With the looming return of Roberto Hernandez, it would behoove the Indians two back end starters – Josh Tomlin and Derek Lowe – to start pitching better. One of them is going to lose their job, if not both of them. When asked after the game about his starting pitching issues, Manager Manny Acta told the media “Of course we need pitching help. Everyone knows that. It’s a priority.” Then asked if more help would be on the way, he responded by saying “We’re working on it.”
That’s not exactly a ringing endorsement for Lowe or Tomlin. Then again, neither was Lowe’s start last night, another in a long line of poor outings which could lead to his undoing. At least Tomlin has shown some sort of life of late. The 39-year old veteran looks like he is on his last legs after taking another loss last night.
Right off the bat, the Tigers were all over him. Austin Jackson, Quentin Berry, and Miguel Cabrera all singled to start the game and in the blink of an eye the Indians were down 1-0. In the second inning, Alex Avila laced a one out double. Omar Infante then hit a groundball to short in which Asdrubal Cabrera’s throw pulled Casey Kotchman off the bag for an error. Replays showed that Kotchman actually got his foot back on the bag in time. But the Tigers were back in business.
Jackson’s grounder into the hole between short and third was snagged by Cabrera, but his only play was to second. His throw was wide of Jason Kipnis and ended up in shallow right field. It was his second error of the inning and allowed Avila to score. Berry followed with a single scoring Infante and the Tigers led 3-0.
It looked as though the Indians were going to make it a game in the third against hard-throwing righty Max Scherzer. Johnny Damon worked a leadoff walk, bringing Casey Kotchman to the plate. The Tribe’s first baseman jacked a two-run shot to right-center and just like that, it was a one run game. After Jack Hannahan K’d (the Indians could really use the bat of Lonnie Chisenhall right about now – Hannahan has sunk to .235/.302/.652), Shin-Soo Choo narrowly missed a home by a couple of feet, instead settling for a double. Scherzer came back to strike out Cabrera for the second out and got Brantley on a deep fly ball to the warning track in right to end the threat.
Lowe seemed to be settling back in, but in the fifth, his wildness reappeared. Like they did in the first, Jackson, Berry, and Cabrera all reached base except this time, Lowe walked all three to load the bases with nobody out. Prince Fielder drove in a run with a sacrifice fly to extend the Detroit lead to 4-2, but that is all they would get. Lowe managed to wiggle his way out of another jam and came back out for the sixth inning.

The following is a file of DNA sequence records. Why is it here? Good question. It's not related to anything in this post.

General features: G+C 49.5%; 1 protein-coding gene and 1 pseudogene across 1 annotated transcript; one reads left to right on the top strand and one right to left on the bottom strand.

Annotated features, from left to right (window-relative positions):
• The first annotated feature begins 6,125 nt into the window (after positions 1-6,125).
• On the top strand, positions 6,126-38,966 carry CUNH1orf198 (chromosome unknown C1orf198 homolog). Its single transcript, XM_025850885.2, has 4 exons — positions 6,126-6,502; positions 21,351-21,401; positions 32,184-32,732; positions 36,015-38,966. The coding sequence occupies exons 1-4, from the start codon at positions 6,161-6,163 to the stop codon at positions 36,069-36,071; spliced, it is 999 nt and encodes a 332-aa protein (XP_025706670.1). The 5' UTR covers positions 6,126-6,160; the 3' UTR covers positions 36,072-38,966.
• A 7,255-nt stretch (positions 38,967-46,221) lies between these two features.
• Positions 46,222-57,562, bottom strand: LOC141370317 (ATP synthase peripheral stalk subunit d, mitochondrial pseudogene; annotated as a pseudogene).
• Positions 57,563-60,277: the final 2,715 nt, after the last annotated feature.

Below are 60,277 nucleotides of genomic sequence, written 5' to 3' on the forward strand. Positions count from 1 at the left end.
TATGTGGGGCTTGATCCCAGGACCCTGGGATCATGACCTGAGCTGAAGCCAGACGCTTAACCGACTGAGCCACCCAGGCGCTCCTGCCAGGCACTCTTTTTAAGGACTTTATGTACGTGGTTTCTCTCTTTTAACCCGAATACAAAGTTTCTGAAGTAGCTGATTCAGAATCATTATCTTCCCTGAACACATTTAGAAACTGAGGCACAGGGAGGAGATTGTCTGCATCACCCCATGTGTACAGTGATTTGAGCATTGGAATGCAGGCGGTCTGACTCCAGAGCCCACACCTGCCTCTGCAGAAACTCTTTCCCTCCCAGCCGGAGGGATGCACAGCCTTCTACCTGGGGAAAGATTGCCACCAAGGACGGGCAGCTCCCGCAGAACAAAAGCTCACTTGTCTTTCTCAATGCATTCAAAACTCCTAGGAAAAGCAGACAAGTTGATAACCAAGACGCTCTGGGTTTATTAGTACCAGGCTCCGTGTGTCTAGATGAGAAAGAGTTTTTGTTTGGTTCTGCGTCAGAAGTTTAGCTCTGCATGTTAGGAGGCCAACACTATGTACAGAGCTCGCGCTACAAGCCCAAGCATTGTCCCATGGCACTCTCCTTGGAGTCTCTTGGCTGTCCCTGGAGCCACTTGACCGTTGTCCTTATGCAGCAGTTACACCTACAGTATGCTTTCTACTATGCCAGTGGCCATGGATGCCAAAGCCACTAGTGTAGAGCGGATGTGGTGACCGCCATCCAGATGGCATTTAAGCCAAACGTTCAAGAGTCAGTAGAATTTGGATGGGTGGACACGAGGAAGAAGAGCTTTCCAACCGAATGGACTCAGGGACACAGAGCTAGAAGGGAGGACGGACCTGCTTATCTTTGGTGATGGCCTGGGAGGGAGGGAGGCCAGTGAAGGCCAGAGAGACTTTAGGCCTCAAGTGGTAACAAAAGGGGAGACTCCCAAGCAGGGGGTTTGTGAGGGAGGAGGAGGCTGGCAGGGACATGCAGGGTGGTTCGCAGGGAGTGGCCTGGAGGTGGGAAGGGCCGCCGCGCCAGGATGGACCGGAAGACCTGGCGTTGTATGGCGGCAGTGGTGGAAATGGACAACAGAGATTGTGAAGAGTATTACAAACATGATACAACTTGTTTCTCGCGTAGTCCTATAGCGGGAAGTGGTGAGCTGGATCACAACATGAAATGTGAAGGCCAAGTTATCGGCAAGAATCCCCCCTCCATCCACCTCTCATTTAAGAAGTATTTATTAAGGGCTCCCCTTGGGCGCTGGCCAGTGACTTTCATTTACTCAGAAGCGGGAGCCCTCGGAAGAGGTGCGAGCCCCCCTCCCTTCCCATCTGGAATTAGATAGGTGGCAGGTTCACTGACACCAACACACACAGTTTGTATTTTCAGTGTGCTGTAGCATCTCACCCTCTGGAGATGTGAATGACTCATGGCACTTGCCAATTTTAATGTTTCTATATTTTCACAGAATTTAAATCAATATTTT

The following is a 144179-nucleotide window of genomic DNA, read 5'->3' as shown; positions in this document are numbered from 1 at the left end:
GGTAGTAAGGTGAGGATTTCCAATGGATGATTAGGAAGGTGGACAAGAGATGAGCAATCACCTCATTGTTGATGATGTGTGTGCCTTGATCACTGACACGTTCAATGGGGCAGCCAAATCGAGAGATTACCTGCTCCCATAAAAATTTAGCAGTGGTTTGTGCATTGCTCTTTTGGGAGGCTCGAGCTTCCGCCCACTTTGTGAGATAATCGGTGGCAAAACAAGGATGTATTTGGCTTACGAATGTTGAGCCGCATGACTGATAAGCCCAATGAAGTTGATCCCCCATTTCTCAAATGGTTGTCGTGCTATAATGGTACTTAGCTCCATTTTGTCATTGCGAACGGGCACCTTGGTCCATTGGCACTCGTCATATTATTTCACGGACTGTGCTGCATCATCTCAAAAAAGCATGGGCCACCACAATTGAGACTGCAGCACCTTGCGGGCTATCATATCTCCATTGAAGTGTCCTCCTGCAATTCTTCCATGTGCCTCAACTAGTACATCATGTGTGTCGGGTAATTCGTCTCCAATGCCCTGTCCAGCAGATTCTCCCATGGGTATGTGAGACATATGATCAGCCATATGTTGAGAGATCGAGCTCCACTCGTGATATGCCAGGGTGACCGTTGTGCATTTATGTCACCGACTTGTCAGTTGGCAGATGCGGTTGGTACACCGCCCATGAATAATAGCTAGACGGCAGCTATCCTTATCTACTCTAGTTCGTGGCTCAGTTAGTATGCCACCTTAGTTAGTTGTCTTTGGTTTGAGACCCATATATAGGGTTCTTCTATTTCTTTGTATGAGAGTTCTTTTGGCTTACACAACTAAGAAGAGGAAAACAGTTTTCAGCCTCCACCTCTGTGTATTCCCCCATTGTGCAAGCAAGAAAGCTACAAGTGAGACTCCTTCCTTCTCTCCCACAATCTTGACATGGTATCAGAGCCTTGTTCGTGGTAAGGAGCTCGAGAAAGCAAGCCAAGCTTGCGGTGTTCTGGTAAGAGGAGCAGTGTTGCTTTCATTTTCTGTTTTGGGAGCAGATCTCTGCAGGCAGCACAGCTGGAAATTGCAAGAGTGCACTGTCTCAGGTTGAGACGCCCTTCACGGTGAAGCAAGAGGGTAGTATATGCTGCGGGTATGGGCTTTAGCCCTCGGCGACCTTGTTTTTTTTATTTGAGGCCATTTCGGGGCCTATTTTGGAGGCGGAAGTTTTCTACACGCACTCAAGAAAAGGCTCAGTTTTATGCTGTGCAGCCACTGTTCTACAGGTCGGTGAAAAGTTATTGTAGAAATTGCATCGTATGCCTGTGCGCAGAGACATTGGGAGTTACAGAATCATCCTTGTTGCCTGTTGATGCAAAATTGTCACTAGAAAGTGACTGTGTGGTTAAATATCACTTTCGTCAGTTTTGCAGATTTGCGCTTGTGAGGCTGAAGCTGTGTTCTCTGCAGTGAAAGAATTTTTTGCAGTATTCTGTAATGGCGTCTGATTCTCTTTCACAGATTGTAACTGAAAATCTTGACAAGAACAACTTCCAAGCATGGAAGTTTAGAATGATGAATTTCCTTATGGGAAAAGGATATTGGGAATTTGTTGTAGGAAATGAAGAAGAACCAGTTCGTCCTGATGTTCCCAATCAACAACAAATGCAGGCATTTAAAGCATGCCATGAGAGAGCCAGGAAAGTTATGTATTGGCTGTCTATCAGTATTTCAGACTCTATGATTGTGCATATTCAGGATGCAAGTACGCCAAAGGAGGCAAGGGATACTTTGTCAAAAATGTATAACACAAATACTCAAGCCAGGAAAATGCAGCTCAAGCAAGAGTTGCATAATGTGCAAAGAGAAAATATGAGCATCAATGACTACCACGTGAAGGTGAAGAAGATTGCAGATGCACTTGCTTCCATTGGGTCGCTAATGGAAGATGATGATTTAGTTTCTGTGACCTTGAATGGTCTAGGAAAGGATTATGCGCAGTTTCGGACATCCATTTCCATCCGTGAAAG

Avila singled and moved to third on two straight groundballs. With two outs, Berry got him for his third hit of the game, an RBI single past a diving Hannahan at third. Lowe was lifted after six innings, allowing five runs (four earned) on eight hits, he walked three and struck out just one.
Lowe’s struggles aren’t going away. He is a shell of the pitcher who was so good in April and parts of May. Over his past 11 starts, Derek has allowed 52 earned runs in 58 innings (8.07 ERA) and given up 83 hits. Those are brutal numbers.
“I’ve played this game too long to be searching,” Lowe said. “I’ve struggled numerous times in my career. I guess it affects you because you’re not pitching the way you’d like, but by no means do you go out there and think you’re not going to get the job done.”
Even as average as Lowe was, the offense didn’t exactly do their part to help out. Against Scherzer the Indians managed just three hits, one of which was a Brantley fly ball that Jackson lost in the sky and bounced off the warning track for a ground rule double in the sixth. He stole third with one out, but was stranded there by Carlos Santana (popout) and Travis Hafner (strikeout).
They added a run in the ninth off of Tigers closer Jose Valverde on a Hafner solo homer, but it was too little too late. It was also typical Hafner. He struck out the previous three times, (including when Brantley was on third) moving his already pathetic average with runners in scoring position down to .129 (8-62). While Acta says the Indians need pitching help, the bats are also a serious problem.
In 11 of the past 13 games, the Indians have scored three runs or less. As Acta put it when asked about Lowe’s performance “We didn’t score enough runs to win the ballgame anyways.”
The loss moves the Indians back to .500 at 49-49, four games back of both the Tigers and the Chicago White Sox. Unfortunately tonight, they face a daunting task, even for a great offense. Reigning MVP and Cy Young award winner Justin Verlander (11-5, 2.42 ERA) takes the mound for the Tigers. The Indians will send out their most consistent pitcher of late, Zach McAllister (4-2, 3.21 ERA) to face him.